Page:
here with us and with the people and we need him to leave. >> digging into that, the president spoke out and vp harris spoke out. are they not doing enough? what more should they do, specific the. >> i have a website and taken him 460 days is the word abortion. that is not enough if he is going to say he is going to need us, needs to show us and be with the people and half the backs of people trying to get abortions now. we need to hear from him and he needs to meet with all of us who had a portions. it's a slam and asking us to vote in november did not work the first time because they have not shown up for us. they need to show up for us before we show up and show out in november.
>> everybody is looking at what would happen in other states or congress depending on who controls the congress or federal opening the way for more restrictions. there is a bit of an age gap on some of these issues. there is a geographic and ideology gap but also in age gap. what you think young people understand about the threat. have young people grown up and not understood and they are too busy living and work to know the date could come? >> i don't think there is a generation gap. if you look around, there are young people here and old folks are here. >> you are right, but not when it comes to voter turnout at every election site. >> it is all connected and they are suppressing the votes of black and brown people and if young people. we are not just arguing about the right to an abortion but to make sure people are not eaten in the
streets and that we have a the living wage and all of these things are connect it and we are angry and that is why we are speak now. if we cannot have an abortion if and when we decide, we need there's a port. >> or someone tuning into the news now that maybe was not last week, what can they do? >> you know someone who has had in the portion, you do. we need you to show up and donate to abortion rights in your local independent clinic. if you have had an abortion, share your story, it deserves to be heard. >> there is a lot of energy here in our special coverage continues life back in front of the supreme court on this historic day with a lot of pushback and people concerned about what is happening in america. we will be right back.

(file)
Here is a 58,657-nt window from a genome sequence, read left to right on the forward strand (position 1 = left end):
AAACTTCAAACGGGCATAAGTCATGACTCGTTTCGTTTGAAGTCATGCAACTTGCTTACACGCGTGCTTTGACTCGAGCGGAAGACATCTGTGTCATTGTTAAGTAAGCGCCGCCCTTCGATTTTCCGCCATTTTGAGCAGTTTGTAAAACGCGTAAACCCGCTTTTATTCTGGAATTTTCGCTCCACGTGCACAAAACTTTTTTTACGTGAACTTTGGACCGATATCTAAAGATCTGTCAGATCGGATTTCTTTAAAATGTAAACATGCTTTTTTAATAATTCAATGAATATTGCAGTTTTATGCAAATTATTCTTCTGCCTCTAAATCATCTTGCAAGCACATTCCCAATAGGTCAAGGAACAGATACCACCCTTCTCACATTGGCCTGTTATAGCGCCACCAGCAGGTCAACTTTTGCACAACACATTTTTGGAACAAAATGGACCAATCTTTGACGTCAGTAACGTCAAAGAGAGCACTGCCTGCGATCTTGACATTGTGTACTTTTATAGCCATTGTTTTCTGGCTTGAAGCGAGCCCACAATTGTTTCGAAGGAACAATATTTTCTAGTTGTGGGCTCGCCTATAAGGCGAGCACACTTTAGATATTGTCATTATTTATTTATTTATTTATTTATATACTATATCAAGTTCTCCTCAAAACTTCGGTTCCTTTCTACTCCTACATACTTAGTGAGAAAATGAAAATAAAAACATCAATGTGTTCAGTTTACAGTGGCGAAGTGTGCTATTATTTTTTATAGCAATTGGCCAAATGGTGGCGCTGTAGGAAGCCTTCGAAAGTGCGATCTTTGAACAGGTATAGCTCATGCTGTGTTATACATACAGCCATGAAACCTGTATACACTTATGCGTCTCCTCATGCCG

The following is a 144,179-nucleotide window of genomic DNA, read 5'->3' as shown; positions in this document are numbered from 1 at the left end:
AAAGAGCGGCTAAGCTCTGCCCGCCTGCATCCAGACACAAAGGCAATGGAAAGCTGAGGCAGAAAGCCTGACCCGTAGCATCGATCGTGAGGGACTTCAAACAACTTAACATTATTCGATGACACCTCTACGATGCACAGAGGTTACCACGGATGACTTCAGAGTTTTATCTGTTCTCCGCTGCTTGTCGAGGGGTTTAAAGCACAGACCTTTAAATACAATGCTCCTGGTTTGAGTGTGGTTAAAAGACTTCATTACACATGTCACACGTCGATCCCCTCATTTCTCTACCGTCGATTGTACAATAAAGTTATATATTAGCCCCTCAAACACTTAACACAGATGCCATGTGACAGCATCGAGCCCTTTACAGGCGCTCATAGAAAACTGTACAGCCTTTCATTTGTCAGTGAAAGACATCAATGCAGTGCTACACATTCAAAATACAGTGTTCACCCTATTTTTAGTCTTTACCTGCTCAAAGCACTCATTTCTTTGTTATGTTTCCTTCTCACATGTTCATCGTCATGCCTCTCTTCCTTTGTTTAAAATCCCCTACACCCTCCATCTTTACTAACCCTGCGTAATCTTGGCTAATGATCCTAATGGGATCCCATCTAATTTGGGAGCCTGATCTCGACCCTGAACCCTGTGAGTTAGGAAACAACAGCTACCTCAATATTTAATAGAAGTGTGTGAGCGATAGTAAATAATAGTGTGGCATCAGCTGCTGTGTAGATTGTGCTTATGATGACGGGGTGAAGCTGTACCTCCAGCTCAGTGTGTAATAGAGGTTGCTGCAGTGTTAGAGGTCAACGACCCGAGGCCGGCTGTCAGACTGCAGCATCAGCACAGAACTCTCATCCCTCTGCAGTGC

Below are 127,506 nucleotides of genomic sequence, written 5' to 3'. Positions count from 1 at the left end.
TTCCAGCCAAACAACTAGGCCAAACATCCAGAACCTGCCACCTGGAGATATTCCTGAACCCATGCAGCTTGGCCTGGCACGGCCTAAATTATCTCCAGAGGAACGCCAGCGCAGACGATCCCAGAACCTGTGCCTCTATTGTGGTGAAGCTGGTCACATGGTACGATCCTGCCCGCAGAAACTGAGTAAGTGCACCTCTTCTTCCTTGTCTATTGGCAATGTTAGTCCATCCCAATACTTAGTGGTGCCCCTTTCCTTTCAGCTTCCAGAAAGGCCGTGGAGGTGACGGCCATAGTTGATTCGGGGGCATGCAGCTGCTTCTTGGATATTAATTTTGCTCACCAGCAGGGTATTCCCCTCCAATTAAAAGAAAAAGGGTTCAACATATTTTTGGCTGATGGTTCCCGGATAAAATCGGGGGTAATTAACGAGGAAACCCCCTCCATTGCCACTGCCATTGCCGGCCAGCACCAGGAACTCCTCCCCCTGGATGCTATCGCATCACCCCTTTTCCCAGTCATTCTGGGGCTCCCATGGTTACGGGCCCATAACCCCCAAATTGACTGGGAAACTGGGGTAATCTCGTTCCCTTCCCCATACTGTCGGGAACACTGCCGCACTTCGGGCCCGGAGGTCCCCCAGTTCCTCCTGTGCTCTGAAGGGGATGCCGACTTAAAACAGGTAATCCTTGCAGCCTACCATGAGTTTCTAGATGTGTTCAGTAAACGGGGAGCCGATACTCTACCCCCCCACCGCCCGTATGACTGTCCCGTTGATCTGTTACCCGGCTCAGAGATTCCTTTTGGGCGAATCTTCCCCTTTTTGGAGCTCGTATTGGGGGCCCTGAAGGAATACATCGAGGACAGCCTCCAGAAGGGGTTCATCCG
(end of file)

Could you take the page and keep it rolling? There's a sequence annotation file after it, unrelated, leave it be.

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>>. i would have an abortion, but i had one. if i had not had an abortion over 10 years ago, i would not have the husband i had today for the daughter i have day in my life would be completely different. >> reporter: just some of the real world stories we have heard today just outside of court where emotions are running high. people are sharing experiences of personal experience. several democratic lawmakers probably testified about why they personally made the
decision to have an abortion and why they fear the end of row . >> any future pregnancy would be risk to me and the child. for me, terminating my pregnancy was not an easy choice and it was the most difficult i have in my life. >> i was a teenager with a back alley abortion in mexico. a lot of women and girls of my generation did not make it and they died. >> i was raised and i became pregnant and chose an abortion. at 18 years old, it was the right decision for me and it was freeing knowing i had options. >> we are joined by congresswoman corey busch. thank you for joining me. why is it important to you to share a difficult and deeply personal story as this issue plays out. we see that this court, as of
february, has the five vote to support the abortion ban in the united state. >> we have to use every tool in our toolbox. since that assault happened, i had not thought about it. 20 years, i had not thought about it and it wasn't until i heard about sb eight, the texas abortion ban and it made me wonder what i could do. if telling my story will helps somebody and help do something, let me break that out. it was then that i realized that wait a minute, that was assault. the other thing became that i had the option to choose what i needed to do in that moment what was best for me. that is what is being taken away right now. four congresswoman, you relay that